Aurochs obviously feeling cramped
It’s hard to imagine the Belovezhskaya Pushcha without aurochs
Aurochs in the Pushcha feel at home
In 2009, the Belovezhskaya Pushcha celebrated the 600th anniversary of its reserve status. Originally, it guarded against poaching, while offering luxury hunting to the elite. Yet, in 1803, the auroch was declared a protected animal in the Pushcha. At the beginning of the First World War, 727 aurochs were counted. However, several years of war took their toll, with fauna destroyed, and trees felled for export to Germany. The last female auroch was killed on April 12th, 1919 and, for ten years, the Pushcha was without a single bison. Can you imagine? Work to return the giants to the forest began in 1929 (pure bred aurochs remained only in zoos, in Poland, the UK, Sweden and Germany). An auroch breeding ground was built. Then, in 1939, war against split the Pushcha into two.
In 1946, another auroch breeding ground was launched, this time on the Belarusian side. A year later, Russian zoologist Mikhail Zablotsky offered to move its inhabitants to Moscow, arranging a park. However, Belarusians defended their Pushcha’s right to have aurochs. After all, it had been home to the last wild population.
In 1953, aurochs from Belarusian and Polish breeding grounds were released into the forest, with success. The Pushcha’s modern eco-museum is home to a very special stuffed auroch: one of the first used for breeding, during the recovery period.
Thanks to the efforts of a large number of people, the third largest herd of aurochs has been created in the Pushcha. According to recent estimates, in winter, there were 480 animals. However, this figure is rather disturbing, since it is more than the reserve can feed. Every year, about $200,000 is spent on supplementary fodder, but still there is not enough food for the herd. Sadly, our hungry aurochs have raided crops near the Pushcha, to the consternation of village residents, who beat pots and shoot in the air to scare them away.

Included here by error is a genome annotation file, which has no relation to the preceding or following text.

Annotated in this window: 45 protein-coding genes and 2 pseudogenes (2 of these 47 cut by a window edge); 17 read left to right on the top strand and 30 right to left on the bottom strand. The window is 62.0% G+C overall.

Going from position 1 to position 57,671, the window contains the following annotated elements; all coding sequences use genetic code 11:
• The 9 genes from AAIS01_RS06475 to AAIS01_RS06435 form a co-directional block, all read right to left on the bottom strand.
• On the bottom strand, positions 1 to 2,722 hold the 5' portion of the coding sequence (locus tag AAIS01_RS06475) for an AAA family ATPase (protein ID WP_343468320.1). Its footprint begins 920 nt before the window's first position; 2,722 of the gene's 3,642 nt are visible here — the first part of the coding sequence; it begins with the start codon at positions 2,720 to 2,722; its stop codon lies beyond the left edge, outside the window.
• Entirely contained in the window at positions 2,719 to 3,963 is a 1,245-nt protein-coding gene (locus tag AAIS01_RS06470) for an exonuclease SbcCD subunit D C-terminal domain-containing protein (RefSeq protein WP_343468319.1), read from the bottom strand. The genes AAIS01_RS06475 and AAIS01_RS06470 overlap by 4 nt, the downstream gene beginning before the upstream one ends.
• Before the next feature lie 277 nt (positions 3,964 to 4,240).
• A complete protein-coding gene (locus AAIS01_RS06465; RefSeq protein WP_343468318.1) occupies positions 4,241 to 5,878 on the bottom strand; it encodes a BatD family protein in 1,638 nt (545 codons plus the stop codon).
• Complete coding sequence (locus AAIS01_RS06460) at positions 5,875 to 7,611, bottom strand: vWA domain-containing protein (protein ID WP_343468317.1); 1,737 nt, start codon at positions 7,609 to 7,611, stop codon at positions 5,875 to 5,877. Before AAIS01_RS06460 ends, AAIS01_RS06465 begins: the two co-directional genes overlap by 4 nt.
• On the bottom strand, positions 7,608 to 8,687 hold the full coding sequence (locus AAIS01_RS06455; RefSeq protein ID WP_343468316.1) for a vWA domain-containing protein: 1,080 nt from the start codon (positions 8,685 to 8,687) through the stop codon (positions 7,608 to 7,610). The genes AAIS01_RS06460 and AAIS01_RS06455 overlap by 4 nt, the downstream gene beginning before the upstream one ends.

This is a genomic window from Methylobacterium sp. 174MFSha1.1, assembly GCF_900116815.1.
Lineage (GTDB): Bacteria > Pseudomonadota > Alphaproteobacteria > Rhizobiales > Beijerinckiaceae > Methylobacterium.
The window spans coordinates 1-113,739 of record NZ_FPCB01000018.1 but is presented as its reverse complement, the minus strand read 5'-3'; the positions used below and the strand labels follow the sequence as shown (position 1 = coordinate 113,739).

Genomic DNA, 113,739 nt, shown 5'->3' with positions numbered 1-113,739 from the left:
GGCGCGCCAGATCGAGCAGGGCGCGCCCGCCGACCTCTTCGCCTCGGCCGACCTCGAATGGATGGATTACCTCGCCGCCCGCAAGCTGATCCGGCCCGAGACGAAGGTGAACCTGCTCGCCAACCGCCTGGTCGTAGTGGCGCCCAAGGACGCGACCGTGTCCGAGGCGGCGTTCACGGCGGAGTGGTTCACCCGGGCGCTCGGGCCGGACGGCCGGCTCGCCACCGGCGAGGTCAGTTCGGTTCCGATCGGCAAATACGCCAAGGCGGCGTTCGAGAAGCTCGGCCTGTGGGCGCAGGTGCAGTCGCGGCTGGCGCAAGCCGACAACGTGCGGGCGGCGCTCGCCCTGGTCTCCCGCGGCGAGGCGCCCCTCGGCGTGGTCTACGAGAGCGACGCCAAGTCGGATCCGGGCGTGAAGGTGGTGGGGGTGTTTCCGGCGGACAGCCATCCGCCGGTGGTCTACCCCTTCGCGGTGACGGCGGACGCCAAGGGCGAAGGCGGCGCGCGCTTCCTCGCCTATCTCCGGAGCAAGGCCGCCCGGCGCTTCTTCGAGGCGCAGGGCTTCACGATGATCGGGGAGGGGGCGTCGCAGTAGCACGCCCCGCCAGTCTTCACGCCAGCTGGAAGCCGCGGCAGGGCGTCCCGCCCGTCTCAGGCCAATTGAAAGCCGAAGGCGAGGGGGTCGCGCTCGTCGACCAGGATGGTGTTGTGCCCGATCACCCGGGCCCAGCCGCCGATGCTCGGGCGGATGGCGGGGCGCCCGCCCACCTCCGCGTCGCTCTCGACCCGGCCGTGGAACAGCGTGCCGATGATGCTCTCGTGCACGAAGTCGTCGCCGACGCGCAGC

Alexei Bunevich, a zoologist studying aurochs in the Pushcha, is concerned over our loss of biological diversity. To remedy the situation, there are plans to set up a scientific and breeding centre for the study, preservation and sustainability of the auroch population, in the Belovezhskaya Pushcha. Its main purpose is stock breeding. Unfortunately, Russian colleagues have refused to participate, due to lack of funds. “We’re looking for sponsors,” says Mr.Bunevich, hoping that plans to establish the Nikor Centre will come to fruition.
Over a period of seventy years, 270 animals have been sent abroad from the Pushcha, resettled in new homes. This work conintues, with several animals heading to the Smolensk Lakes Park in Russia at the end of this year, to create free-roaming herds.
It’s not hard for tourists to catch a glimpse of the auroch, thanks to a camera at the self-feeding station in Poland and trail cameras within the Belarusian part of Pushcha. These even have ‘night vision’, catching all forest inhabitants. You never know when you might meet an auroch, or a deer, or even a wild boar. It’s a real thrill!
1,428 aurochs live in Belarusian forests countrywide, though hard to imagine 70 years ago. Soon, aurochs may leave the pages of the Red List of Threatened Species. They’re already feeling cramped.
By Valentina Kozlovich